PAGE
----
What is International Day For the Eradication of Poverty

Every year on October 17th, the International Day for the Eradication of Poverty is observed. This day honours and recognises the efforts and hardships that people confront when they are forced to live in poverty. It allows those folks to express their concerns and reminds everyone that they are the ones who will have to battle poverty first. The day also reflects the willingness of those living in poverty to use their skills to help eradicate poverty.

According to a World Bank assessment published by the United Nations, the Covid-19 pandemic forced 88 to 115 million people into poverty, the majority of who were from South Asia and Sub-Saharan Africa. This figure is thought to have risen between 143 and 163 million people. These estimates are in addition to the 1.3 billion people who were already poor before the pandemic.

“Building Forward Together: Ending Persistent Poverty, Respecting All People and Our Planet” is this year’s theme. Building forward entails not just ensuring that no one is left behind, but also encouraging individuals to participate actively in decision-making. It implies that all of the discriminatory mechanisms that push people over the edge are eliminated.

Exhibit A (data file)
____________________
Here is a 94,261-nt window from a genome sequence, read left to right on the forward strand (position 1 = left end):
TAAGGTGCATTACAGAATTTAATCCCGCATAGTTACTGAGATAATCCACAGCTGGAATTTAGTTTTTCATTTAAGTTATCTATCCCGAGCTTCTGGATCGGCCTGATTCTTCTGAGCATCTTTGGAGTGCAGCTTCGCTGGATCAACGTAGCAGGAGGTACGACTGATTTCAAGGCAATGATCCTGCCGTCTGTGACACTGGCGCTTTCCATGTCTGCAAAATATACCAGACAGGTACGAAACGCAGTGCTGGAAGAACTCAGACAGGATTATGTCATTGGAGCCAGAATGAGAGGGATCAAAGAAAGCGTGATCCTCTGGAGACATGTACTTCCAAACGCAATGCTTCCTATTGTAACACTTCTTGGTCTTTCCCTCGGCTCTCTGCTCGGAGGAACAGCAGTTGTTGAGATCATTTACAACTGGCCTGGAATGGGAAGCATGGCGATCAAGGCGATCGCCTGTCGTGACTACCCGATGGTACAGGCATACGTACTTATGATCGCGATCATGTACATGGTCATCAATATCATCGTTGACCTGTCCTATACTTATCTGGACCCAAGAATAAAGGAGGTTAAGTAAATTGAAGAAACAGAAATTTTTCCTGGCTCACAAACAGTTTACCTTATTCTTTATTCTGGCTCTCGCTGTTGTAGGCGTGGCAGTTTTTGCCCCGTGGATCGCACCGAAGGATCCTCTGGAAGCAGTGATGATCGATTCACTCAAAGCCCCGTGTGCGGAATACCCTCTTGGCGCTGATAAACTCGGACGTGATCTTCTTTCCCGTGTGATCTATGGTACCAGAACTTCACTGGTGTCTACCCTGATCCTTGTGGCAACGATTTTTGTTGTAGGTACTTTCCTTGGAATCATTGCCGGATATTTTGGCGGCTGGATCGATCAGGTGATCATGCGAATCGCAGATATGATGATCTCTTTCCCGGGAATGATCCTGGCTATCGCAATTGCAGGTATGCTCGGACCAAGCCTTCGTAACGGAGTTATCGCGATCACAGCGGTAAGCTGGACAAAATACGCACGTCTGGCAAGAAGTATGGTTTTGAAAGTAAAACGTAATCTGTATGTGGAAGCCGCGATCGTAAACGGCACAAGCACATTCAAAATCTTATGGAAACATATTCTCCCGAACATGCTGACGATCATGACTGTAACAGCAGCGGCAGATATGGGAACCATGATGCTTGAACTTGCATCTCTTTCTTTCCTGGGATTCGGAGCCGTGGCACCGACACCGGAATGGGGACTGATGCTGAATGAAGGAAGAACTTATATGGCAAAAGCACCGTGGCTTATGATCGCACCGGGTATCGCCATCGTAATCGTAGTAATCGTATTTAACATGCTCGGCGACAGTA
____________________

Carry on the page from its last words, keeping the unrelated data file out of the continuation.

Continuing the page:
Poverty was declared a violation of human rights on October 17th 1987, by people gathered at the Trocadéro in Paris to mourn the victims of extreme poverty, hunger, and violence. The attendees also recognised the importance of defending their rights, which were written on a commemorative stone that was unveiled the same day. On December 22, 1992, the United Nations General Assembly passed a resolution designating October 17th as the International Day for the Eradication of Poverty.

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